Whether left ventricular mass (LVM) should be normalized to different indexes in relation to body size is still debated. We sought to evaluate the prevalence of left ventricular hypertrophy (LVH) defined by different indexation criteria in a cohort of hypertensive subjects categorized according to body mass index (BMI). A total of 2213 essential hypertensive subjects included in the Evaluation of Target Organ Damage in Hypertension (ETODH) were divided in three groups according to BMI thresholds (-2). All patients underwent extensive investigations including quantitative echocardiography. LVH was defined as an LVM index equal to or higher than (1) 125 g m-2 in men and 110 g m-2 in women, (2) 51 g m-2.7 in men and 47 g m-2.7 in women. Overall, 687 out of 2213 patients (31.0%) were found to have LVH when LVM was indexed to body surface area (BSA) and 1030 (46.5%) when indexed to height2.7. A total of 845 patients (38.2%) had normal BMI, 954 patients (43.1%) were overweight and 414 (18.7%) were obese. Prevalence rates of LVH in the three groups were 25.1, 31.6, 41.2% by indexation to BSA and 29.9, 50.5, 71.8% by indexation to height2.7, respectively. LVM indexed to BSA markedly underestimates LVH prevalence in obese as well as overweight hypertensive patients. To avoid a systematic misclassification of cardiovascular risk, LVM should be routinely indexed to height2.7 in overweight and obese patients representing a large percentage of the hypertensive population.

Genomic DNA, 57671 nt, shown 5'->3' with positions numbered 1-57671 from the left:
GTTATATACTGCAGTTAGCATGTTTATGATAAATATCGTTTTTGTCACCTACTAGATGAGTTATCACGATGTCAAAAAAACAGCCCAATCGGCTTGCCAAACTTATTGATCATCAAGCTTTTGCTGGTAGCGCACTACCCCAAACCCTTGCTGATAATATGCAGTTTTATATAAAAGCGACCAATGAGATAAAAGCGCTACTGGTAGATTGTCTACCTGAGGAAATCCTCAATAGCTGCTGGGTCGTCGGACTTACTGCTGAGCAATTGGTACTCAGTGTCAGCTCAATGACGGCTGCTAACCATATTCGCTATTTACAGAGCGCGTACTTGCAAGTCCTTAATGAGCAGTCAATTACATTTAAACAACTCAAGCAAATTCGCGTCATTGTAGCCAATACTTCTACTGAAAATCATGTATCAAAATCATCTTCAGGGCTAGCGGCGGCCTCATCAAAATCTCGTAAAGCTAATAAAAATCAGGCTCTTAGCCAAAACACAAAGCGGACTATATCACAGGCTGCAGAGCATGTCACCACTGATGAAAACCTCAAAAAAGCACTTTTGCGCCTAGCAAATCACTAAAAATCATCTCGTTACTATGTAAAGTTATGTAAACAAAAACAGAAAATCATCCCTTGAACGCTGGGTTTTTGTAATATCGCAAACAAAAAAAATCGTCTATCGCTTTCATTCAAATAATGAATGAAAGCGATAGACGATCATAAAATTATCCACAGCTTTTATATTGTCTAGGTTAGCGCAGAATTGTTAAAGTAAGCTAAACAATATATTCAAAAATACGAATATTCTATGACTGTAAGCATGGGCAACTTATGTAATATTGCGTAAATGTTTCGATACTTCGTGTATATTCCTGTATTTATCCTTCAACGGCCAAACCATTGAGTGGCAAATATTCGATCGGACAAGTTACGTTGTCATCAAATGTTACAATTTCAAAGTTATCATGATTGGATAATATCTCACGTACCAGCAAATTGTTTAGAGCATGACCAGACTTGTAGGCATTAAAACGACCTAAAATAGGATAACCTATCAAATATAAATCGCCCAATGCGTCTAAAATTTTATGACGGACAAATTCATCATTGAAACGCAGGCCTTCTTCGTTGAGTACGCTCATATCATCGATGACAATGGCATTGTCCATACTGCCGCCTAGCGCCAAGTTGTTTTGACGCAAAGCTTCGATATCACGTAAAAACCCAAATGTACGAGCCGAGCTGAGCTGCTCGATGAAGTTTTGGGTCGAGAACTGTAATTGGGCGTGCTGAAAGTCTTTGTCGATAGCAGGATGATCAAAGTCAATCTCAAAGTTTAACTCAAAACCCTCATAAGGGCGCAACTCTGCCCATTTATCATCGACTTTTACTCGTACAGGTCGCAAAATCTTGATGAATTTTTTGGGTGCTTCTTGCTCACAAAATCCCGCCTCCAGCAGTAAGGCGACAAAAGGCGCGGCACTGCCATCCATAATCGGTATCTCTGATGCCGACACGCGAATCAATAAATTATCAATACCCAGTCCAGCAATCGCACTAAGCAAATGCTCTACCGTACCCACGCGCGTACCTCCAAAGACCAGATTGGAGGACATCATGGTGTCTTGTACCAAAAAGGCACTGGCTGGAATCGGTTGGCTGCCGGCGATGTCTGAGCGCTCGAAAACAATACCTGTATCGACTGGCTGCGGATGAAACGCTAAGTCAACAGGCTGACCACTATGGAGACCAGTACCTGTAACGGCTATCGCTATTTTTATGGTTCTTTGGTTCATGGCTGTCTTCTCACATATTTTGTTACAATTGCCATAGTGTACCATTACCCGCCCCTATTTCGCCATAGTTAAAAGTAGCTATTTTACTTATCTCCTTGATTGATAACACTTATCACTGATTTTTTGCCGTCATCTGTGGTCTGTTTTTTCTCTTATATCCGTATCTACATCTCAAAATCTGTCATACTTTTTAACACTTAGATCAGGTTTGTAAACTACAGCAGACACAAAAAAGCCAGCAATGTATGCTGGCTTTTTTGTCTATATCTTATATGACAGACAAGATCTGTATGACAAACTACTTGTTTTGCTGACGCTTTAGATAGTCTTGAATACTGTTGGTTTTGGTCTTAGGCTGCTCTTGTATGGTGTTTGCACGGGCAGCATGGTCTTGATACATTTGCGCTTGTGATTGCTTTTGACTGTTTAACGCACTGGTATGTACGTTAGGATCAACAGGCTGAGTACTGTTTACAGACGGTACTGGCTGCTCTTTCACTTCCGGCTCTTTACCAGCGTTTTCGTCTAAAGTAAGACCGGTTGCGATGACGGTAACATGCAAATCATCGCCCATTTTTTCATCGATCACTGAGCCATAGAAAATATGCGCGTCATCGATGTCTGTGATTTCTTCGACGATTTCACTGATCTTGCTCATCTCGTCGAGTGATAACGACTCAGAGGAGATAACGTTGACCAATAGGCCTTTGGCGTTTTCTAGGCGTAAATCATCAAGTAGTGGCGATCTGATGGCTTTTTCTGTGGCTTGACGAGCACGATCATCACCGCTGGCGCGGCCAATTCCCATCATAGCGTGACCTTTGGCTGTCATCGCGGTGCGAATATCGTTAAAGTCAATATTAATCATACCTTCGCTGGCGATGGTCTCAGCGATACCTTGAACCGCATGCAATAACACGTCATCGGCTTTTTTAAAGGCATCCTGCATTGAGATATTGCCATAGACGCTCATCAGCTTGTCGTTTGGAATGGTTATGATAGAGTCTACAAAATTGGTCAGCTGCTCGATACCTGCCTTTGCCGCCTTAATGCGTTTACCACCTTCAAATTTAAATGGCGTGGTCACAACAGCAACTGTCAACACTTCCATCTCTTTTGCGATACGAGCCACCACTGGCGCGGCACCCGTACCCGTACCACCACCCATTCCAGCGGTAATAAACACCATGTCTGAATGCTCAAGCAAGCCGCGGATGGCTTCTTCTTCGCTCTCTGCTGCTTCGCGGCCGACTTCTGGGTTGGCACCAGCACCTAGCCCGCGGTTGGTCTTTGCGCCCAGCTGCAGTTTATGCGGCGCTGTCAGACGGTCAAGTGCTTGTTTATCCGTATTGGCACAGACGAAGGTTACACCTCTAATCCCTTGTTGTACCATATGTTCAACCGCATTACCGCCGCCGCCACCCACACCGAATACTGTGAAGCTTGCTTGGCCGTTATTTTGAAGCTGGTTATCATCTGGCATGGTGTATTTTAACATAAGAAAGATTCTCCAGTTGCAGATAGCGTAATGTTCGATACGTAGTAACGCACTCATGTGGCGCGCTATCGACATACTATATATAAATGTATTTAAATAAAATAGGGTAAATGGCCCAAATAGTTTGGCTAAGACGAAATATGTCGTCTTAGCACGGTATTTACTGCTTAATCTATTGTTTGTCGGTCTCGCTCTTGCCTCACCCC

ASJC Scopus subject areas
- Internal Medicine